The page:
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Subaru Forester Vs. Jeep Cherokee: Compare Cars

2014 Jeep Cherokee
/ 10
TCC Rating
2014 Jeep Cherokee
2015 Subaru Forester 2.5i
/ 10
TCC Rating
2015 Subaru Forester
By Marty Padgett
Editorial Director

The Jeep Cherokee is one of the best-known SUV nameplates around the globe, though it disappeared from 2001 to 2013. Now it's back, and as a good off-roader and a very comfortable, easy street performer, the Cherokee may be the first compact SUV to do both equally well.

The Subaru Forester? It's been on a steady path of progress in the Cherokee's absence. It's gotten so good at blending wagon and sport-utility traits, we named it our Best Car To Buy 2014.

Which one wins us over as we approach the 2015 model year?

The Cherokee's attempts at daring styling are strained, and don't work for us. The grille's too underplayed--isn't it what makes a Jeep look like a Jeep?--and the headlamps are split awkwardly. The rest of the sheetmetal could be a Rogue or a Santa Fe. The cabin's the fix: it's much nicer, much more carefully thought out, much better finished than any Cherokee before it.

The Forester's redesign last year cleaned up what's admittedly a more functional shape. Pretty? No, but the payoff for the more sedate look is excellent outward visibility. Where the Cherokee's interior is almost showy in its attractiveness, the Forester's cockpit is a workplace planned out for decades of use--think dashboard by Steelcase.

We're less satisfied with the Cherokee's powertrains, and with the Forester's suspension tune, and surprised at the amount of trail ability each possesses. The Cherokee's choice of an amply powerful four-cylinder is overshadowed by a very strong V-6, coupled to a nine-speed automatic that's had teething problems in its first year. With an occasional clunky shift and less than stellar fuel economy, the nine-speed's benefits aren't entirely clear. With the V-6, four-wheel drive, and a Trailer Tow Package, the Cherokee can pull 4,500 pounds--and in Trailhawk trim, it can go deeply into territory you'd never take an Escape or Santa Fe.

The Forester's base four-cylinder is a commuter special; the turbocharged four-cylinder's more special, even paired with continuously variable automatic transmission (CVT). The CVT has paddles and simulated gear ratios, and the "SI-Drive" system that tweaks shifting and throttle into a more aggressive mood. Steering is nicely weighted, and body control is as in-check as you'll find from such a tall, spacious utility vehicle--and standard all-wheel drive with 8.7 inches of ground clearance gives the Forester exceptional all-weather traction. Gas mileage as high as 27 mpg combined puts it near the class lead, too.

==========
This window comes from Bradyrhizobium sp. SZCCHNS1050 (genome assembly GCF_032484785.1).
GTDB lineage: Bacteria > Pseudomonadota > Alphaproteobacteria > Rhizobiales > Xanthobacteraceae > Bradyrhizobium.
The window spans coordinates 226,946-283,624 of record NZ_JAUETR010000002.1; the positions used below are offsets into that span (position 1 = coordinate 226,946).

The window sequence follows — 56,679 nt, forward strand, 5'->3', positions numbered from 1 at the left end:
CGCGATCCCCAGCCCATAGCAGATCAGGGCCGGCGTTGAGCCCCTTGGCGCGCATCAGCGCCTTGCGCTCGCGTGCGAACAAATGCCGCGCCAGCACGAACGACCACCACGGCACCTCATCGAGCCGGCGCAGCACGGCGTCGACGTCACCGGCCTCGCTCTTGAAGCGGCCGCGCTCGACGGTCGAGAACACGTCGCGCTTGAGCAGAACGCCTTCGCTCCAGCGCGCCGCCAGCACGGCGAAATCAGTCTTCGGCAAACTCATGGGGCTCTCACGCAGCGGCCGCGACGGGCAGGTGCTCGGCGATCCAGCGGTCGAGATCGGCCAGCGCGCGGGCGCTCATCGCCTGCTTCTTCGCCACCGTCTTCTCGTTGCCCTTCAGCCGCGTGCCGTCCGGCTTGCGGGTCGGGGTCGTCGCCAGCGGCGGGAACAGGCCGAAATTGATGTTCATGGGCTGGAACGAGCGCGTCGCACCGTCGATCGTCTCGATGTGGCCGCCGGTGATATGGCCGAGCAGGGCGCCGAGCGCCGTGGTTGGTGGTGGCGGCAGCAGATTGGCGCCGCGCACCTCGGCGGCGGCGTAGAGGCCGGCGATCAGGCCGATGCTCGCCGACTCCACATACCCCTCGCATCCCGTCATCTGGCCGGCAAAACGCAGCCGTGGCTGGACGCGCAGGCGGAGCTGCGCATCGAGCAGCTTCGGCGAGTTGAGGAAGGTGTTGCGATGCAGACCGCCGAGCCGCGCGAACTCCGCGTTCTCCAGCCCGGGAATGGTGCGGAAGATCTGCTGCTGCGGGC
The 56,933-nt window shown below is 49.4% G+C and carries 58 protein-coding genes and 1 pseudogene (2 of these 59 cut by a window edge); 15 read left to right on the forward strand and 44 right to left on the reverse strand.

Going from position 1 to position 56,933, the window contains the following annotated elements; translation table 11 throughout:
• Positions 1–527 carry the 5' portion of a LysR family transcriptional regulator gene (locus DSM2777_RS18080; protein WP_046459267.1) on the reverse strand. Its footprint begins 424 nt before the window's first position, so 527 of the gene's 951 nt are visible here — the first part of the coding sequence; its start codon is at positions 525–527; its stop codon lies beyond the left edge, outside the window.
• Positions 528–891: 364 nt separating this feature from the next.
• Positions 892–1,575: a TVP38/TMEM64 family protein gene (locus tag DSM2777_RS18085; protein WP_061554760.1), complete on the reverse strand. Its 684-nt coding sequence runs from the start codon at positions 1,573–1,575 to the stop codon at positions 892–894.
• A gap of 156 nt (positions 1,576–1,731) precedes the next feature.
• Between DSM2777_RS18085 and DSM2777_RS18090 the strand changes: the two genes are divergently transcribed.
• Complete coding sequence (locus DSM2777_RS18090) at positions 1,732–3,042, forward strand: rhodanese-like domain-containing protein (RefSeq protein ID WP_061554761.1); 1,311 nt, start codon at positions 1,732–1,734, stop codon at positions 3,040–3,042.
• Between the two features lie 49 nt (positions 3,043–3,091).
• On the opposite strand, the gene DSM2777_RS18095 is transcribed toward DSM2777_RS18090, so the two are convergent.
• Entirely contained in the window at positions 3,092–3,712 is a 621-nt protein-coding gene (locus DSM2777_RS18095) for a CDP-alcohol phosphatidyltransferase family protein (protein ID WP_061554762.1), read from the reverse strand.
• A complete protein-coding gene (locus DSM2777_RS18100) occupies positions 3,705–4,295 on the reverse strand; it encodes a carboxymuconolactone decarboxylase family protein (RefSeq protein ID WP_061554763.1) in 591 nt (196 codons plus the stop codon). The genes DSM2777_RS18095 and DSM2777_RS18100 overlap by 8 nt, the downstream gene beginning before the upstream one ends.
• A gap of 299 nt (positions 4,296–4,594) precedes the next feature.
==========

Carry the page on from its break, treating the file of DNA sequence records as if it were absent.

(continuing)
2014 Jeep Cherokee

2014 Jeep Cherokee

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Image aside, the core competency for each of these crossover SUVs is to carry five people and gear comfortably, wherever they choose to wander. The Forester does a better job here at opening up the cabin--it has a more airy interior, a huge optional sunroof, a lower and wider cargo hold, and a rear seatback that folds closer to fully flat with a one-touch mechanism. The Cherokee's also a roomy five-seater, with a back seat that’s suitable for adults, and its second row slides fore and aft to vary legroom and cargo space. It also rides more quietly, more smoothly than the Forester. Neither has an ideal setup for the driver: the Forester's front seats are flat, the Cherokee's steering wheel still inflected with a little of the old Italian-bus-driver tilt.

In safety, Subaru excels. A rearview camera is standard, as is Bluetooth--and the Forester's forward-collision system has helped it score some of the IIHS' best crash ratings on its way to a Top Safety Pick+ rating. The Cherokee earns only four stars overall from the NHTSA, and a Top Safety Pick award from the IIHS, and its rearview camera is an option on some 2014 models.

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Fuel Economy - Combined City and Highway
25 25
Front Leg Room (in)
41.1 43
Second Leg Room (in)
40.3 38
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